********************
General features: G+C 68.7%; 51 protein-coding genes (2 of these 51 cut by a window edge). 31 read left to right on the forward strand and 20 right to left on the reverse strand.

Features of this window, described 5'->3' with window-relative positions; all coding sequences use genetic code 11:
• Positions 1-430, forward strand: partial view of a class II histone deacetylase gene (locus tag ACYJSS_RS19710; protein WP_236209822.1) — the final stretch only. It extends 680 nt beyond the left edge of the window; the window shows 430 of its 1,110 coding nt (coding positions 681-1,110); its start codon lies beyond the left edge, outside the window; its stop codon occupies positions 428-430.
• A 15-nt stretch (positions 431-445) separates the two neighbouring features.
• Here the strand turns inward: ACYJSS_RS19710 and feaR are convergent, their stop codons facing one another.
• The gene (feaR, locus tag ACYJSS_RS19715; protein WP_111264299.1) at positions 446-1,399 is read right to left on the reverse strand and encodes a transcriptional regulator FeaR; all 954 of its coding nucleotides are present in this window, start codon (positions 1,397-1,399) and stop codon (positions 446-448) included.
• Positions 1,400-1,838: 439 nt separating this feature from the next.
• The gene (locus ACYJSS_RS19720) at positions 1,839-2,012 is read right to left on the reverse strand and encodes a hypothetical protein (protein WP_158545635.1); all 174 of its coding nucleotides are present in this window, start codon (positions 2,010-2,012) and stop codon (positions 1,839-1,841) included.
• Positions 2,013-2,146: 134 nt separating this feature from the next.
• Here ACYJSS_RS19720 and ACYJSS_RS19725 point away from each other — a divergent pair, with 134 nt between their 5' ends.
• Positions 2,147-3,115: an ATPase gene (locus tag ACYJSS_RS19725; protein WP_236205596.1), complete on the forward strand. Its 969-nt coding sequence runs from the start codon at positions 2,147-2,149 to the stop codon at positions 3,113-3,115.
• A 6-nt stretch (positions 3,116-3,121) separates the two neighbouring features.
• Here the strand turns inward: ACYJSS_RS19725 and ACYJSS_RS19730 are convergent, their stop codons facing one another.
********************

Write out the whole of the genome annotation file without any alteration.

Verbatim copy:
General features: G+C 68.7%; 51 protein-coding genes (2 of these 51 cut by a window edge). 31 read left to right on the forward strand and 20 right to left on the reverse strand.

Features of this window, described 5'->3' with window-relative positions; all coding sequences use genetic code 11:
• Positions 1-430, forward strand: partial view of a class II histone deacetylase gene (locus tag ACYJSS_RS19710; protein WP_236209822.1) — the final stretch only. It extends 680 nt beyond the left edge of the window; the window shows 430 of its 1,110 coding nt (coding positions 681-1,110); its start codon lies beyond the left edge, outside the window; its stop codon occupies positions 428-430.
• A 15-nt stretch (positions 431-445) separates the two neighbouring features.
• Here the strand turns inward: ACYJSS_RS19710 and feaR are convergent, their stop codons facing one another.
• The gene (feaR, locus tag ACYJSS_RS19715; protein WP_111264299.1) at positions 446-1,399 is read right to left on the reverse strand and encodes a transcriptional regulator FeaR; all 954 of its coding nucleotides are present in this window, start codon (positions 1,397-1,399) and stop codon (positions 446-448) included.
• Positions 1,400-1,838: 439 nt separating this feature from the next.
• The gene (locus ACYJSS_RS19720) at positions 1,839-2,012 is read right to left on the reverse strand and encodes a hypothetical protein (protein WP_158545635.1); all 174 of its coding nucleotides are present in this window, start codon (positions 2,010-2,012) and stop codon (positions 1,839-1,841) included.
• Positions 2,013-2,146: 134 nt separating this feature from the next.
• Here ACYJSS_RS19720 and ACYJSS_RS19725 point away from each other — a divergent pair, with 134 nt between their 5' ends.
• Positions 2,147-3,115: an ATPase gene (locus tag ACYJSS_RS19725; protein WP_236205596.1), complete on the forward strand. Its 969-nt coding sequence runs from the start codon at positions 2,147-2,149 to the stop codon at positions 3,113-3,115.
• A 6-nt stretch (positions 3,116-3,121) separates the two neighbouring features.
• Here the strand turns inward: ACYJSS_RS19725 and ACYJSS_RS19730 are convergent, their stop codons facing one another.